Nyriad forges global partnerships

03 April 2018

New Zealand supercomputing company Nyriad has announced, at the GPU Technology Conference (GTC 2018) in San Jose, a partnership with ThinkParQ to develop a certification programme for high performance, resilient storage systems that combine ThinkParQ's BeeGFS file system with NSULATE, Nyriad's system for GPU-accelerated storage-processing.

Nyriad says the certification programme will support storage vendors' efforts to use NVIDIA GPUs for high integrity data storage, and will be available to systems integrators and component manufacturers looking to develop GPU-optimised storage offerings to their customers or collaborate on reference systems.

The day prior at GTC 2018 Nyriad and Advanced HPC announced a partnership for a new NVIDIA GPU-accelerated storage system, Orion, which they said would achieve data protection levels well beyond any RAID solution.

“Orion is based on the TYAN Thunder SX FA100, which supports 100 HDDs in a 4U rack space without the need for an external host unit,” Nyriad said.

“Orion is a first of its kind system that combines Nyriad's NSULATE software with an NVIDIA Tesla P4 and 64GB of Netlist NVDIMMs. [It is] especially suitable for applications for high performance computing, big data and hyperscale storage, in verticals ranging from large enterprise to life sciences.”

The server has been adopted by Oregon State University's Computational Biology Research Centre (CBRC), which will be one of the first reference systems certified under the programme

According to Nyriad, ThinkParQ's BeeGFS file system is growing quickly in the high performance computing and high-performance data analysis markets where Lustre has traditionally been deployed.

“NSULATE complements BeeGFS to enable high performance, scale out parallel file systems with data resilience beyond RAID,” Nyriad said.

“NSULATE enables high performance from BeeGFS and XFS even in the face of a large number of simultaneous drive failures, critical for maintaining I/O throughput when dealing with extremely large datasets typical in HPC.”

Nyriad CEO Matthew Simmons said, “As the demand for high performance computing expands beyond R&D, more enterprises need the performance and capabilities of parallel file systems without sacrificing data protection. The testing and certification of storage systems wishing to achieve both high performance and reliability is critical for our customers.”

ThinkParQ CEO Frank Herold said: “BeeGFS was developed at the Fraunhofer Center for High Performance Computing, while Nyriad's NSULATE was originally developed from a partnership with the International Centre for Radio Astronomy Research in Australia. We want to bring our expertise to the wider storage industry by creating new standards for performance and reliability suitable for the coming generation of exascale systems.”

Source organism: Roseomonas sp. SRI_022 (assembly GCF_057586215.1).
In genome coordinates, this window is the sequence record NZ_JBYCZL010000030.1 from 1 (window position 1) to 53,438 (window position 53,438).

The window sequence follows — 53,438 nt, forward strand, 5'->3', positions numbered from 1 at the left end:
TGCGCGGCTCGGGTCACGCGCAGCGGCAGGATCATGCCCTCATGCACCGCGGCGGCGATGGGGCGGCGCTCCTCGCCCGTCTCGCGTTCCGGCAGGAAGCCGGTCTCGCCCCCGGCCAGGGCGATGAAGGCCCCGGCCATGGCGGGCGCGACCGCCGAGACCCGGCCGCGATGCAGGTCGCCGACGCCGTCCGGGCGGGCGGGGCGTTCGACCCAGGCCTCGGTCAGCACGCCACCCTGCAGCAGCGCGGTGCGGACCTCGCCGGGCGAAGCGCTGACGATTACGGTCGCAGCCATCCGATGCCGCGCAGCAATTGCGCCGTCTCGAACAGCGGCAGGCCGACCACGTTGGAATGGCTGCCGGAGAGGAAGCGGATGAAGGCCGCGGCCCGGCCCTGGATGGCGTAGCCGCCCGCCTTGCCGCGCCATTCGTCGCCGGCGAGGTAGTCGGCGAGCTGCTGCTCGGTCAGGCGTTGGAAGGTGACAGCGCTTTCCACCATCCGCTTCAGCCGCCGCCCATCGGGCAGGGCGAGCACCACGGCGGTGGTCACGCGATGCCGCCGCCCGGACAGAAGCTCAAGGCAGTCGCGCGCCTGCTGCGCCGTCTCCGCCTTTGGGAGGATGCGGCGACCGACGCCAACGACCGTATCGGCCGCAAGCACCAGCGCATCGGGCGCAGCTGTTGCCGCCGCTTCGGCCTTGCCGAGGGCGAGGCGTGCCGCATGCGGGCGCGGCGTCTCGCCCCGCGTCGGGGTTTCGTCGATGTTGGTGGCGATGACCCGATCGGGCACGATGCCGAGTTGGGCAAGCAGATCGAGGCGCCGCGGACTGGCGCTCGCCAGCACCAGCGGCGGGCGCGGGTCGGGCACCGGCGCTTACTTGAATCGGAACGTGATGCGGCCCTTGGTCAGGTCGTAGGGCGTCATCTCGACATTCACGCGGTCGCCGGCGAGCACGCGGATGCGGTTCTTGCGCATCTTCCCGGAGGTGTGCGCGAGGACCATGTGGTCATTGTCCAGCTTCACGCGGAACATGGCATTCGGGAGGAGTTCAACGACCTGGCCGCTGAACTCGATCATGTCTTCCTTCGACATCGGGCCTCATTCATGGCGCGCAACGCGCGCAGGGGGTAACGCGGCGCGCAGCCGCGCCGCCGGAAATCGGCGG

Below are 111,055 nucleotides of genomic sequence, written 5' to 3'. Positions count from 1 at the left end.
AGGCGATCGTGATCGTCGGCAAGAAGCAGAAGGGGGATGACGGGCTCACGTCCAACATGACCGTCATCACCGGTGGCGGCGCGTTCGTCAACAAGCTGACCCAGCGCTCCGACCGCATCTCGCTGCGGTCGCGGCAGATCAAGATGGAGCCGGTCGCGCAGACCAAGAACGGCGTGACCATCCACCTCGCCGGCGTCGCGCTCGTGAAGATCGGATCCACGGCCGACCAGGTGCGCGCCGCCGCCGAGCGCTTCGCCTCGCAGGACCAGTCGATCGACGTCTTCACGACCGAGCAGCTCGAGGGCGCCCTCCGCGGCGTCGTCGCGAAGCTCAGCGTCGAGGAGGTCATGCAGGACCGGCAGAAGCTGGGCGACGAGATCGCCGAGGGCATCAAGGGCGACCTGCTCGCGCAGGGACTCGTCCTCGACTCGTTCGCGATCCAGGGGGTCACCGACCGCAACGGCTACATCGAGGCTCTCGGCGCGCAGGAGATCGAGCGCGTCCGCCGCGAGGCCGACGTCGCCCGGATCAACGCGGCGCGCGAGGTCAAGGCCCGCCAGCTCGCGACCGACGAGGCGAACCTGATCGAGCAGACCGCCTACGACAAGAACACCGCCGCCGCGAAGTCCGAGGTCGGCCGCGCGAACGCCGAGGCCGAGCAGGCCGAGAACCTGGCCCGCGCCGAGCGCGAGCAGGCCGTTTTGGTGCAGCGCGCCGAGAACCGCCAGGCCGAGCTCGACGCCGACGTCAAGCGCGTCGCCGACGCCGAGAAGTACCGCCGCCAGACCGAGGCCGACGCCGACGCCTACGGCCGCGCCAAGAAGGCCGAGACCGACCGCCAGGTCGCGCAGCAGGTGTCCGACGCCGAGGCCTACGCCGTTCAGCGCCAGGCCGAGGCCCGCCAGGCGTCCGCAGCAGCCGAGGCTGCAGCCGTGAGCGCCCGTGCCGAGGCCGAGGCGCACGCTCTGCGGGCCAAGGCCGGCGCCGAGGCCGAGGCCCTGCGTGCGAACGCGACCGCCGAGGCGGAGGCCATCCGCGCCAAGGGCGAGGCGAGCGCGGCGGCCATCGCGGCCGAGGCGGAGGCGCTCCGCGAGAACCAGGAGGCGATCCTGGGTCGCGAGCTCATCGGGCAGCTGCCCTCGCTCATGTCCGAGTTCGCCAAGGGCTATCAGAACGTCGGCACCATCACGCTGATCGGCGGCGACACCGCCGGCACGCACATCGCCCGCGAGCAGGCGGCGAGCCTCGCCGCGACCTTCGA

ThinkParQ was founded as a spin-off from the Fraunhofer Center for High Performance Computing (HPC) by the key people behind BeeGFS.

Nyriad was formed in 2014 by Kiwi serial-inventor Matthew Simmons and American graphical processing pioneer Alex St John, who co-incidentally were both living in Cambridge New Zealand. The company started with a few students learning extremely parallel computer programming in St John's garage and has since has grown to a team of over 50 engineers.

The company describes itself as a New Zealand-based exascale computing company specialising in advanced data storage solutions for big data and high performance computing that was born out of consulting work on the SKA project.

“The company was forced to rethink the relationship between storage, processing and bandwidth to achieve a breakthrough in system stability and performance capable of processing and storing over 160Tbps of radio antennae data in real-time, within a power budget impossible with any modern IT solutions,” it says.

In April 2017 Nyriad scored a key role developing technology to process the enormous volumes of data that will be generated by the Square Kilometre Array (SKA) radio telescope project.

In August 2017 the New Zealand Government's Catalyst fund provide $ 384,000 funding for a collaboration between Nyriad and the International Centre for Radio Astronomy Research in Western Australia (ICRAR).

- Computerworld

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